In this tutorial, we will look at the numpy unique() function and its use-cases with the help of some examples.

## How to get unique values in a numpy array?

You can use the numpy unique() function to get the unique values of a numpy array. Pass the array for which you want the get the unique values as an argument. The following is the syntax:

import numpy as np # sytnax with all the default arguments ar_unique = np.unique(ar, return_index=False, return_inverse=False, return_counts=False, axis=None) # to just get the unique values use default parameters ar_unique = np.unique(ar)

By default, it returns a sorted array of the unique elements in the input array. It can also return three optional outputs in addition to the unique elements.

- The indices of the input array corresponding to the unique values. Pass
`True`

to the`return_index`

parameter which is`False`

by default. - The indices of the unique array that reconstruct the input array. Pass
`True`

to the`return_inverse`

parameter which is`False`

by default. - The number of times each unique value occurs in the input array. Pass
`True`

to the`return_counts`

parameter which is`False`

by default.

## Examples

Let’s look at the usage of the numpy unique function with the help of some examples.

### 1. Unique values in a numpy array

Let’s get all the unique values from a numpy array by passing just the array to the `np.unique()`

function with all the other parameters as their respective default values.

import numpy as np # create a 1d numpy array ar = np.array([3, 2, 2, 1, 0, 1, 3, 3, 3]) # get unique values in ar ar_unique = np.unique(ar) # display the returned array print(ar_unique)

Output:

[0 1 2 3]

We get an array with just the unique values in the input array. Also, note that the returned array with the unique values is sorted.

### 2. Unique values with their index in the array

Let’s also get the indices in the input array that give the unique values. Pass `True`

to the `return_index`

parameter.

# create a 1d numpy array ar = np.array([3, 2, 2, 1, 0, 1, 3, 3, 3]) # get unique values and indices ar_unique, i = np.unique(ar, return_index=True) # display the returned array print("Unique values:", ar_unique) # display the indices print("Indices:", i)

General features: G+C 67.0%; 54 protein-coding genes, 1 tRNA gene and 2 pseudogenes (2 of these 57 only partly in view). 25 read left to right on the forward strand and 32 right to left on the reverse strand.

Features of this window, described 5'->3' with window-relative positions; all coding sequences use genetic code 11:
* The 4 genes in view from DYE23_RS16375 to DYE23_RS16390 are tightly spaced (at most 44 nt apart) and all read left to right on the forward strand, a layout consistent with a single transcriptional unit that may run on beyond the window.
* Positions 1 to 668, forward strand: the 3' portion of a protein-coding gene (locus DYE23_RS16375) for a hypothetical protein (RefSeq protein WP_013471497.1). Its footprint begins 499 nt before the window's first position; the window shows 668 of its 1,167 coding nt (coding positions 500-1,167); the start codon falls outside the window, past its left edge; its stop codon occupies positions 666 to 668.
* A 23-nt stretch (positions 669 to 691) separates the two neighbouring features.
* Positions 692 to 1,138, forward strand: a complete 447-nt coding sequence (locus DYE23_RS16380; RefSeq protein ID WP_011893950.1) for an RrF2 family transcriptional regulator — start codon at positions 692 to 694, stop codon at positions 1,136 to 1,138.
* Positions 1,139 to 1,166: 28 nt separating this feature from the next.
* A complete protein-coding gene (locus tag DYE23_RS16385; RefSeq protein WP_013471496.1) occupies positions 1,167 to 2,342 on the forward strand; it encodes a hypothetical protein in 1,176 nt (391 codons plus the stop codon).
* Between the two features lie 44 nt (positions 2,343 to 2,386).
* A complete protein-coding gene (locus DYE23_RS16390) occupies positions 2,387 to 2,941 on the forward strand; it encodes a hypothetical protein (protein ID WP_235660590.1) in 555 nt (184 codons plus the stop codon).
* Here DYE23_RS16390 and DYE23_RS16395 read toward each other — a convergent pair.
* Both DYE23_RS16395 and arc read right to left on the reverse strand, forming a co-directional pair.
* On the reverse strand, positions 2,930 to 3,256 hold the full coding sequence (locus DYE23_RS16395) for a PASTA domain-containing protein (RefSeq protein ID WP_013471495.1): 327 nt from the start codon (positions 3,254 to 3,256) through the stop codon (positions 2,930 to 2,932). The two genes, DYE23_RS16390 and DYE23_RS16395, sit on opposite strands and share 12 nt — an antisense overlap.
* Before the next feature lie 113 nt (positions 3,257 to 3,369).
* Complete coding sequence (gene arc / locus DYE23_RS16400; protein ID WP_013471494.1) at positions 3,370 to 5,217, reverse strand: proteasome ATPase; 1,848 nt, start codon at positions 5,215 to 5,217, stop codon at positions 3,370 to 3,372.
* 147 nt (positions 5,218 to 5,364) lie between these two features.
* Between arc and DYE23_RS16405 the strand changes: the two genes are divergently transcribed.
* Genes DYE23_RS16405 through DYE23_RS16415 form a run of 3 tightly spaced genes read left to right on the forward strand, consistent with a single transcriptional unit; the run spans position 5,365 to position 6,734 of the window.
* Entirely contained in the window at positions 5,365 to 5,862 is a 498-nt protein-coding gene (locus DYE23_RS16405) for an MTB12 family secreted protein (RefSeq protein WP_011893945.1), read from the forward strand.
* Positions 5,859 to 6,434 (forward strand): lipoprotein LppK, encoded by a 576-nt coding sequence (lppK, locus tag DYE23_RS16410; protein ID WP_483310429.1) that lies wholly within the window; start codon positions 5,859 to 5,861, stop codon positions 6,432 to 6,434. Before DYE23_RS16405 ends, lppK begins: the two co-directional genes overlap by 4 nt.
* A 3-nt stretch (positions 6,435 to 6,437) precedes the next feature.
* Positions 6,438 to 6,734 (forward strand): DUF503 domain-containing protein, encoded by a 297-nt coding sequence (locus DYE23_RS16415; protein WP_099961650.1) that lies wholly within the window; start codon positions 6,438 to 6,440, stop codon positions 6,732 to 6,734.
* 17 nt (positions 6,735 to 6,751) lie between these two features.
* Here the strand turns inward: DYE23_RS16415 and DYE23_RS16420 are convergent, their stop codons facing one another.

Output:

Unique values: [0 1 2 3] Indices: [4 3 1 0]

You can see that we also get the index of the first occurrence for each unique value in the input array.

### 3. Unique values with their counts in numpy array

You can also get the count for the number of times each unique value occurs in the input array. Pass `True`

to the `return_counts`

parameter.

# create a 1d numpy array ar = np.array([3, 2, 2, 1, 0, 1, 3, 3, 3]) # get unique values and counts ar_unique, i = np.unique(ar, return_counts=True) # display the returned array print("Unique values:", ar_unique) # display the counts print("Counts:", i)

Output:

Unique values: [0 1 2 3] Counts: [1 2 2 4]

We also get the counts for each of the unique values.

### 4. Unique values with reverse index

To get the indices of values in the unique array so as to reconstruct the input array from the unique values array, pass `True`

to the `return_inverse`

parameter.

# create a 1d numpy array ar = np.array([3, 2, 2, 1, 0, 1, 3, 3, 3]) # get unique values and inverse indices ar_unique, inverse_i = np.unique(ar, return_inverse=True) # display the returned array print("Unique values:", ar_unique) # display the inverse indices print("Inverse indices:", i)

Output:

Unique values: [0 1 2 3] Inverse indices: [3 2 2 1 0 1 3 3 3]

We get the reverse indices which are indices of values in the unique array that you can use to create the original input array. Let’s use these indices to reconstruct the original array from the unique values.

# reconstruct the input array print(ar_unique[i])

Output:

[3 2 2 1 0 1 3 3 3]

We get the original input array.

### 5. Get unique rows of a 2D array

You can use the `axis`

parameter to determine along which axis should the `np.unique()`

function operate. By default, it flattens the input array and returns the unique values. For example, if you use it on a 2D array with the default value for the axis parameter –

# create a 2d numpy array ar = np.array([[1, 1, 1], [0, 0, 0], [1, 1, 1]]) # get unique values in ar ar_unique = np.unique(ar) # display the returned array print(ar_unique)

Output:

[0 1]

We get a 1D array of all the unique values in the input array.

Now, if you want to get the unique rows in a 2D array, pass `axis=0`

. For example, let’s get the unique rows in the same 2D array used above:

# create a 2d numpy array ar = np.array([[1, 1, 1], [0, 0, 0], [1, 1, 1]]) # get unique rows in ar ar_unique = np.unique(ar, axis=0) # display the returned array print(ar_unique)

Output:

[[0 0 0] [1 1 1]]

You can see that now we get the unique rows in the array ar.

For more on the np.unique() function, refer to its documentation.

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